Filipinos in Jeddah, Saudi Arabia


A refugee camp near the Philippine Consulate in Jeddah is increasing in size, while many of the undocumented Filipinos in Jeddah have refused the offer of alternative temporary accommodation made by the Consulate.

As at the 24th April 2013 only fourteen people (seven women and seven children) have taken up the offer of temporary accommodation made by the Consulate.

A Department of Foreign Affairs (DFA) spokesperson has explained that the undocumented Filipinos had chosen to stay at the makeshift camps, as they wanted to stay together, rather than be split up.

The DFA is in talks with Saudi Ministry of Education, hoping to make a school gymnasium available to temporarily house another 500 Filipinos.

This is all the result of The Saudi government having initiated a campaign against illegal workers in their country. Many undocumented Filipinos have taken shelter at the Philippines Consulate in Jeddah, for fear of being arrested.

There are over 1,000 undocumented Filipino workers stranded in Jeddah who are now facing arrest and deportation.

The main problem theses Filipino workers face is the costs that they must pay, before being deported.

  • Fines for having stayed while on an expired residency permit.
  • Fines for violating Saudi Labour Laws.
  • Cost of securing a no-objection certificate (NOC), from the previous employer upon termination of his contract.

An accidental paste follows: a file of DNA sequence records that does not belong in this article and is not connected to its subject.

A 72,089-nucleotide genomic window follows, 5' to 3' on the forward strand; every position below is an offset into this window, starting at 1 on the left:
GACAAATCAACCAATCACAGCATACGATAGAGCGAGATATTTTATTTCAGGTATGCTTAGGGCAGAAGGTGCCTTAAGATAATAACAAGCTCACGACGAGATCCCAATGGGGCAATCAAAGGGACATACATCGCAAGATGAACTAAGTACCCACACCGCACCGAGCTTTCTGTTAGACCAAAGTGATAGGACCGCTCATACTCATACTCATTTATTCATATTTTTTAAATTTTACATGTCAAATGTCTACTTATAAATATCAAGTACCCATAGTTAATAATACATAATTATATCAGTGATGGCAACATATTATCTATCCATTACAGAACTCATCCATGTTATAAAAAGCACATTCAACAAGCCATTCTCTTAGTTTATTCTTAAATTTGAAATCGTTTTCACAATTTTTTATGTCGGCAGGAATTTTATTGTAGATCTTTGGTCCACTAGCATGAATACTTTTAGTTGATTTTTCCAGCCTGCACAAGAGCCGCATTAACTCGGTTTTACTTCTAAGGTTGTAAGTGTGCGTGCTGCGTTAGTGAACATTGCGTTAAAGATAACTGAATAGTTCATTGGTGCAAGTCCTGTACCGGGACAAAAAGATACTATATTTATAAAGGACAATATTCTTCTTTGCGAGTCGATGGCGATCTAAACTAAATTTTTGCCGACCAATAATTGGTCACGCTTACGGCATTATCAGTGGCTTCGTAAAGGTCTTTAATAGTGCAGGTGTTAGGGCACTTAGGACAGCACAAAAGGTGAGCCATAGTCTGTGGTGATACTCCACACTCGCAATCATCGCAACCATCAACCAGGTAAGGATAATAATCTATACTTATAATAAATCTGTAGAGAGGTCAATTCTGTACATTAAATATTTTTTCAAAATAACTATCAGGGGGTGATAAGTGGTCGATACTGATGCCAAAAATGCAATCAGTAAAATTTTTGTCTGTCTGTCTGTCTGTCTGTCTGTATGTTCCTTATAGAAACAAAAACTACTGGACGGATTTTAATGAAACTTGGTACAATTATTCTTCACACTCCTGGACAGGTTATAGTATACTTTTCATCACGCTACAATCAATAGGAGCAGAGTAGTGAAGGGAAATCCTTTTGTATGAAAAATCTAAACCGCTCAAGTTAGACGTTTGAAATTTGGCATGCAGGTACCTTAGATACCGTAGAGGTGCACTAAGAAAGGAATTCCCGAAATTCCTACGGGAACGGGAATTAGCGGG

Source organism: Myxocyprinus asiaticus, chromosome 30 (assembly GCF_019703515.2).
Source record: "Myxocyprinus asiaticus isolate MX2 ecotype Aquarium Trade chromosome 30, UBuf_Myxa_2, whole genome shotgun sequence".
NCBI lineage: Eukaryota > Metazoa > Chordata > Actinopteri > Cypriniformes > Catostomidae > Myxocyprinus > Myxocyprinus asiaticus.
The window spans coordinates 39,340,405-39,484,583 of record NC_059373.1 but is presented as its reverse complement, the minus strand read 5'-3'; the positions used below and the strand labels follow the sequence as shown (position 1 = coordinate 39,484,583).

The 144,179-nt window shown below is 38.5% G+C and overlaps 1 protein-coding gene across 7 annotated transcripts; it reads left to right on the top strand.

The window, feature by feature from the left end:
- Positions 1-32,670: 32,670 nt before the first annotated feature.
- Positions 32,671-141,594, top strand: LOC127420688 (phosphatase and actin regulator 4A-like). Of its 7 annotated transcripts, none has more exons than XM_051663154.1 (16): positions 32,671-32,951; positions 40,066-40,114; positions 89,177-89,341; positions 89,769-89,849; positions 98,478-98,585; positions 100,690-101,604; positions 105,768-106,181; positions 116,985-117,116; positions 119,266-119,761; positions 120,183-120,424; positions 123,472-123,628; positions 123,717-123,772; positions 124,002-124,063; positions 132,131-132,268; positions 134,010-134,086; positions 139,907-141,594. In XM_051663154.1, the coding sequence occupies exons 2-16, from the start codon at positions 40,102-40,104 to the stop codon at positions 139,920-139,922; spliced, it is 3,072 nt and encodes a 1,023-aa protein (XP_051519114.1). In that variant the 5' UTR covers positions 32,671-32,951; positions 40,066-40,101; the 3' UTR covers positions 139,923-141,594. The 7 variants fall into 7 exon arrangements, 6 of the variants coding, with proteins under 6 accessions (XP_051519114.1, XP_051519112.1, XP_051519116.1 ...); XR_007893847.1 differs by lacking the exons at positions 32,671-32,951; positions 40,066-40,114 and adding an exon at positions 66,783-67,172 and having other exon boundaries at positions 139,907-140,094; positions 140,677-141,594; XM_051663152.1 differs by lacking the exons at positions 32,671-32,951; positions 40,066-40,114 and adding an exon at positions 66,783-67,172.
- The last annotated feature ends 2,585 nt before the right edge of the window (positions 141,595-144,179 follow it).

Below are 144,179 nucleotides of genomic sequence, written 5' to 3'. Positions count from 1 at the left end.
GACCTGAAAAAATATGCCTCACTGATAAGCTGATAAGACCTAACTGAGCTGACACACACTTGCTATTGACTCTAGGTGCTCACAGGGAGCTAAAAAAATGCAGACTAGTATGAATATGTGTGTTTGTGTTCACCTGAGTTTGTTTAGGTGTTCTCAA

The Philippines government has requested that the Saudi government waive various costs and requirements for those Filipinos that are affected by the crackdown on illegal workers.
These include various Exit visa requirements:

  • The “no objection” certificate.
  • Fines for losing the work permit “Iqama”, (about 11,000 PHP)
  • Fines for failing to update the “Iqama”, (about 22,000 PHP).

It has been reported that these undocumented Filipinos consist mainly of those who have absconded from their employers or who do not have valid work permits. There are about 600 men, 300 women and 100 children included in the number.

These are however, only a small minority of the total Filipinos in Saudi Arabia, which has over 1,000,000 legal Filipinos living/working in their country.


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